Three reasons why nonfiction is good for children. If you fell in love with fiction as a kid, you might be surprised to learn that children’s nonfiction is booming. This summer, Publishers Weekly suggested that children’s nonfiction is “having its moment,” due in part to Minecraft’s continued popularity and Common Core’s emphasis on nonfiction. Meanwhile, literacy advocates like the Federation of Children’s Book Groups and Scottish Book Trust are raising the profile of children’s nonfiction in the UK.

Still, when you imagine reading nonfiction with your children or students, you might be a bit bewildered. Curling up with nonfiction sounds about as exciting and enlightening as reading a phone book. Why even have the Yellow Pages in the Google age?

But the fact is that nonfiction is good for kids. So is fiction, of course; the two are complementary, not mutually exclusive. As teacher and storyteller Karyn Keene puts it, “Fiction opens other worlds; nonfiction opens this one.”

To find out how nonfiction “opens” our world for kids, we asked teachers to share the concrete ways they see nonfiction impact their students. Here’s what we learned: Three reasons why nonfiction is good for children.

Nonfiction sparks kids’ inherent curiosity.

Has a preschooler ever driven you nuts by repeatedly asking, “Why?” If you’ve ever been around a four-year-old for even four minutes, you’re probably nodding. As elementary technology teacher Vanessa Vosburg explains, “Children have a natural desire to learn about the world around them and are highly motivated to explore materials that will answer their questions.” Thus, giving kids easily-accessible knowledge in the form of children’s nonfiction ignites their natural desire to learn.

For example, the labelled illustrations in Wonderful Words give children an easy way to learn the names of different objects, people and places. Familiar sights are labeled, like swings and skateboards; as are potentially less-familiar ones, like hummus and a hearing aid loop sign. When a child learns words for objects she’s never seen, her world expands. With a jolt of joy, she realizes that the adventure of learning will never end.

Nonfiction develops contextual knowledge, helping kids to make connections.

It’s difficult to absorb new information when you have no context for it—no place to put a city on your mental map, or no culture in which to place a person. For this reason, young children have a distinct disadvantage when encountering new places, people or ideas. Fortunately, nonfiction books give children the factual knowledge they need to process new ideas effectively and face the world around them with curiosity instead of fear. As history teacher Emily Anderson explains, reading nonfiction in early grades “helps kids to make connections more easily as they get older.” In other words, the more you know, the more you can know—and the more fun learning becomes!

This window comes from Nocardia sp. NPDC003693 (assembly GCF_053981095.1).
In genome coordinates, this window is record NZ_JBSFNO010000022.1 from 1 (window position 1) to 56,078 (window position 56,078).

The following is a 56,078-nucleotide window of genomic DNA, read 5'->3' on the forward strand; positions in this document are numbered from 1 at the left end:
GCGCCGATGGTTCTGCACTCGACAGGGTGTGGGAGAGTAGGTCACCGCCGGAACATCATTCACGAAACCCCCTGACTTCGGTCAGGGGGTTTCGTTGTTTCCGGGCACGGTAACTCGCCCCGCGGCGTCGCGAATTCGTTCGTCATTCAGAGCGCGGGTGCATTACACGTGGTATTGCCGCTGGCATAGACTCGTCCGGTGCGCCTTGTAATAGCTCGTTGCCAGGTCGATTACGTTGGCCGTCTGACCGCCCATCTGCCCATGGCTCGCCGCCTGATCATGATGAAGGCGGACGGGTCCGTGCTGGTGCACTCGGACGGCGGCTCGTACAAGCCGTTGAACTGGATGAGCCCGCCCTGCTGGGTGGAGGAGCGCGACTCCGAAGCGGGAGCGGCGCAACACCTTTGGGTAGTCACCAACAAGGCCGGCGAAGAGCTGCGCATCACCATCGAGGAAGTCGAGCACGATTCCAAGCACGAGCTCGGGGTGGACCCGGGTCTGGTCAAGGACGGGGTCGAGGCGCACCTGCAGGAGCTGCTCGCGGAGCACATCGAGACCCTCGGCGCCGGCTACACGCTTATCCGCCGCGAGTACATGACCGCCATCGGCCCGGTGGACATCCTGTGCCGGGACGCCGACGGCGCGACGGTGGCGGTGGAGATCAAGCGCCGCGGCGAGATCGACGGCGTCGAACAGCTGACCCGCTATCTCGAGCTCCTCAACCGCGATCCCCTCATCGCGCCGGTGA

Three reasons why nonfiction is good for children.

For example, our World Atlas illustrations locate familiar people and places in their geographic context alongside less familiar landmarks, which enables a child to weave new facts into her existing purview. With each colorful spread, the reader’s tapestry of knowledge expands, and with it, her comprehension of our complex world.

Even today’s world needs to be understood in the context of yesterday’s. Since we can’t understand the present without the past, our Atlas explores how each region’s climate and geography has influenced its cultural development. By introducing kids to the forces that shaped the past, we prepare them to understand the present and identify ways that they, too, could impact the future.

Kids discover real-world heroes.

Speaking of the past: There’s nothing more motivational than a true story. Nonfiction shows children “real heroes and real people in both ordinary and extraordinary circumstances,” Ms. Anderson says. When a child reads about the incredible achievements of real people like Rosa Parks, Ada Lovelace, Cesar Chavez or Leonardo da Vinci, he realizes that even he, too, could do the extraordinary.

“Seeing these real people gives kids heroes to look up to, people whose heroics they could achieve themselves,” Ms. Keene says. “Nonfiction could inspire our future social activists or research scientists.” In this way, she adds, nonfiction “opens doors of possibility for children.”

Our world is full of things for children to learn and do and be. With nonfiction books like World Atlas and Wonderful Words, the door to that world is open: all children have to do is step through.

But wait: what does print nonfiction do for children that a web or mobile resource can’t? That was our next question for elementary technology teacher Vanessa Vosburg. Find out her answer in our next post!

 

For example, our World Atlas illustrations locate familiar people and places in their geographic context alongside less familiar landmarks, which enables a child to weave new facts to existing knowledge. With each colorful spread, the reader’s tapestry knowledge expands, and with it, her understanding of complex world.

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